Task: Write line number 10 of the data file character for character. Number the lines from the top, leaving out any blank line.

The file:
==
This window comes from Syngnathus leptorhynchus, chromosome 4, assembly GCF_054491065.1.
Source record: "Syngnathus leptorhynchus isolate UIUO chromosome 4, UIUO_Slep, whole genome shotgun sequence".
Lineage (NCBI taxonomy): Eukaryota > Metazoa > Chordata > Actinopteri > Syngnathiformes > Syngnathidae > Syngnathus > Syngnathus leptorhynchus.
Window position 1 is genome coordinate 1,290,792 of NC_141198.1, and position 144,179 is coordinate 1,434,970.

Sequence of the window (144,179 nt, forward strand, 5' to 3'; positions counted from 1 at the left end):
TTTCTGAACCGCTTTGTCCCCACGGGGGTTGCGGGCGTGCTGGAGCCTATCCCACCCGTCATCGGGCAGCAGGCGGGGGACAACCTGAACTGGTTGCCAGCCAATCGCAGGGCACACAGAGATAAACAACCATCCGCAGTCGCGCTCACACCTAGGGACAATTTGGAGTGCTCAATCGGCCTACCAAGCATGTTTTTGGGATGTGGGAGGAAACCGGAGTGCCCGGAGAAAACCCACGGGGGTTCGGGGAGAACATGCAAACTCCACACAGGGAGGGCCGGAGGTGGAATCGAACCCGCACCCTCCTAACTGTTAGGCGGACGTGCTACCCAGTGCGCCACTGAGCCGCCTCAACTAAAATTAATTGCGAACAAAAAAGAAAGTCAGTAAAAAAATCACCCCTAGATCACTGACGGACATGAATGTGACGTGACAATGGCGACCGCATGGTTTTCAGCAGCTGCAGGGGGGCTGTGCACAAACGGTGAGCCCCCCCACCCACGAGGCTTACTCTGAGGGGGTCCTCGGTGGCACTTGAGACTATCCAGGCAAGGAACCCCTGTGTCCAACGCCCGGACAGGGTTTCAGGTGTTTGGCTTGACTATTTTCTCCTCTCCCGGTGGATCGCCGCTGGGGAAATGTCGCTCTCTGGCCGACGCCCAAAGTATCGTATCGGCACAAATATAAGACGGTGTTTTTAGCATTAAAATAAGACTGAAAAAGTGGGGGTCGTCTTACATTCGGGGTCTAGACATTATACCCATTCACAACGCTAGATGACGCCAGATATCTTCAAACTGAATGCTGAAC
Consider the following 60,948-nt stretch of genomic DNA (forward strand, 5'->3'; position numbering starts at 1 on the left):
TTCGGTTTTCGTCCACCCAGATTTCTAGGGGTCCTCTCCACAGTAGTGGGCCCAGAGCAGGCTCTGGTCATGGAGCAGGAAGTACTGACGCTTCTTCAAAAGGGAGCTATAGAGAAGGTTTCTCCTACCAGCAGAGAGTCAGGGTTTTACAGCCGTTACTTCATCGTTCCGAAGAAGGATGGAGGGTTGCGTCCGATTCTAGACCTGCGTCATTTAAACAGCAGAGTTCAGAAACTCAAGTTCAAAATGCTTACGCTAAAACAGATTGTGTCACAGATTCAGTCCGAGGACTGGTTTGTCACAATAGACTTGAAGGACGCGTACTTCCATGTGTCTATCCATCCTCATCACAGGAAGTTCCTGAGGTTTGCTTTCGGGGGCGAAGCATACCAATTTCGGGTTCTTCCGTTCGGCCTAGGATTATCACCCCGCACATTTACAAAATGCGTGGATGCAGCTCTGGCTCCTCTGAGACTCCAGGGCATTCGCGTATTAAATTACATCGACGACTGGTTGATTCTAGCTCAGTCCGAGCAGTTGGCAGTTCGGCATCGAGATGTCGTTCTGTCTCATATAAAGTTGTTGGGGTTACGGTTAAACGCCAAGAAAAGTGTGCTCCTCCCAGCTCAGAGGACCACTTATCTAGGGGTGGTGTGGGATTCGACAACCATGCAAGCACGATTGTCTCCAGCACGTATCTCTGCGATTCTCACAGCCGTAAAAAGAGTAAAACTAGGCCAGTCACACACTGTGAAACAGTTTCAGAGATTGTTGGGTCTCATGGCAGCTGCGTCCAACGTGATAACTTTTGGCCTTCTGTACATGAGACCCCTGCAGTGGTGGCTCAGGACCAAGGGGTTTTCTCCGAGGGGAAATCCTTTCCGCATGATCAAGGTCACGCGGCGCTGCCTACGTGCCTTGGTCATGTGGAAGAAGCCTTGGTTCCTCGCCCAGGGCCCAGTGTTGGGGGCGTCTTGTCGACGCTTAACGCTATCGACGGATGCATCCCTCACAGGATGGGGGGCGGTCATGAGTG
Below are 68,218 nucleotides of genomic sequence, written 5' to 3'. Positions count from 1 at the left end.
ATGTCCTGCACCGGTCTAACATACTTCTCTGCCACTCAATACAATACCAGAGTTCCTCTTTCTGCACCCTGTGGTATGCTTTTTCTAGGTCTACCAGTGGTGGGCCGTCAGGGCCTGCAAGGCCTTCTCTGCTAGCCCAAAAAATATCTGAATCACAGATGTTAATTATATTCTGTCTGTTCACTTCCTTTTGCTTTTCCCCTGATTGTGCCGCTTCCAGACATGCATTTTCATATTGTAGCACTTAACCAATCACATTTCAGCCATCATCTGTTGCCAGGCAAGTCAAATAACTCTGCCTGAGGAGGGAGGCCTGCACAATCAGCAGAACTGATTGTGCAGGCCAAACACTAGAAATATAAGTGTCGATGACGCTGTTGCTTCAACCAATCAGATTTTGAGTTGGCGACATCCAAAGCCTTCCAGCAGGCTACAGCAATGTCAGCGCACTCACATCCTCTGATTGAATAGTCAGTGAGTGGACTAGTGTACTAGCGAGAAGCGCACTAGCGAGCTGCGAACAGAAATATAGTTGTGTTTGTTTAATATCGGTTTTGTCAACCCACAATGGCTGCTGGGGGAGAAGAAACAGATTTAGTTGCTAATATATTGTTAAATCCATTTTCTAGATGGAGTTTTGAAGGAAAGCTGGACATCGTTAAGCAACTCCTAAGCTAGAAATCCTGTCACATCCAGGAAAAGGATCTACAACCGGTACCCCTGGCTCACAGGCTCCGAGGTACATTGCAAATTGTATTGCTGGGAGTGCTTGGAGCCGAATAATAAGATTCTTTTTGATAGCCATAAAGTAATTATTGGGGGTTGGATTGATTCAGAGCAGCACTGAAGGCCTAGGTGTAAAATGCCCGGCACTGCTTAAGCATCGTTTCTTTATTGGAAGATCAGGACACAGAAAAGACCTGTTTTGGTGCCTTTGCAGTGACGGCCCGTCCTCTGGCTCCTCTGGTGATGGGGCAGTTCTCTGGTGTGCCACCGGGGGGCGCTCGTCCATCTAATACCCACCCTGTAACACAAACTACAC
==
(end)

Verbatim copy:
ATGTCCTGCACCGGTCTAACATACTTCTCTGCCACTCAATACAATACCAGAGTTCCTCTTTCTGCACCCTGTGGTATGCTTTTTCTAGGTCTACCAGTGGTGGGCCGTCAGGGCCTGCAAGGCCTTCTCTGCTAGCCCAAAAAATATCTGAATCACAGATGTTAATTATATTCTGTCTGTTCACTTCCTTTTGCTTTTCCCCTGATTGTGCCGCTTCCAGACATGCATTTTCATATTGTAGCACTTAACCAATCACATTTCAGCCATCATCTGTTGCCAGGCAAGTCAAATAACTCTGCCTGAGGAGGGAGGCCTGCACAATCAGCAGAACTGATTGTGCAGGCCAAACACTAGAAATATAAGTGTCGATGACGCTGTTGCTTCAACCAATCAGATTTTGAGTTGGCGACATCCAAAGCCTTCCAGCAGGCTACAGCAATGTCAGCGCACTCACATCCTCTGATTGAATAGTCAGTGAGTGGACTAGTGTACTAGCGAGAAGCGCACTAGCGAGCTGCGAACAGAAATATAGTTGTGTTTGTTTAATATCGGTTTTGTCAACCCACAATGGCTGCTGGGGGAGAAGAAACAGATTTAGTTGCTAATATATTGTTAAATCCATTTTCTAGATGGAGTTTTGAAGGAAAGCTGGACATCGTTAAGCAACTCCTAAGCTAGAAATCCTGTCACATCCAGGAAAAGGATCTACAACCGGTACCCCTGGCTCACAGGCTCCGAGGTACATTGCAAATTGTATTGCTGGGAGTGCTTGGAGCCGAATAATAAGATTCTTTTTGATAGCCATAAAGTAATTATTGGGGGTTGGATTGATTCAGAGCAGCACTGAAGGCCTAGGTGTAAAATGCCCGGCACTGCTTAAGCATCGTTTCTTTATTGGAAGATCAGGACACAGAAAAGACCTGTTTTGGTGCCTTTGCAGTGACGGCCCGTCCTCTGGCTCCTCTGGTGATGGGGCAGTTCTCTGGTGTGCCACCGGGGGGCGCTCGTCCATCTAATACCCACCCTGTAACACAAACTACAC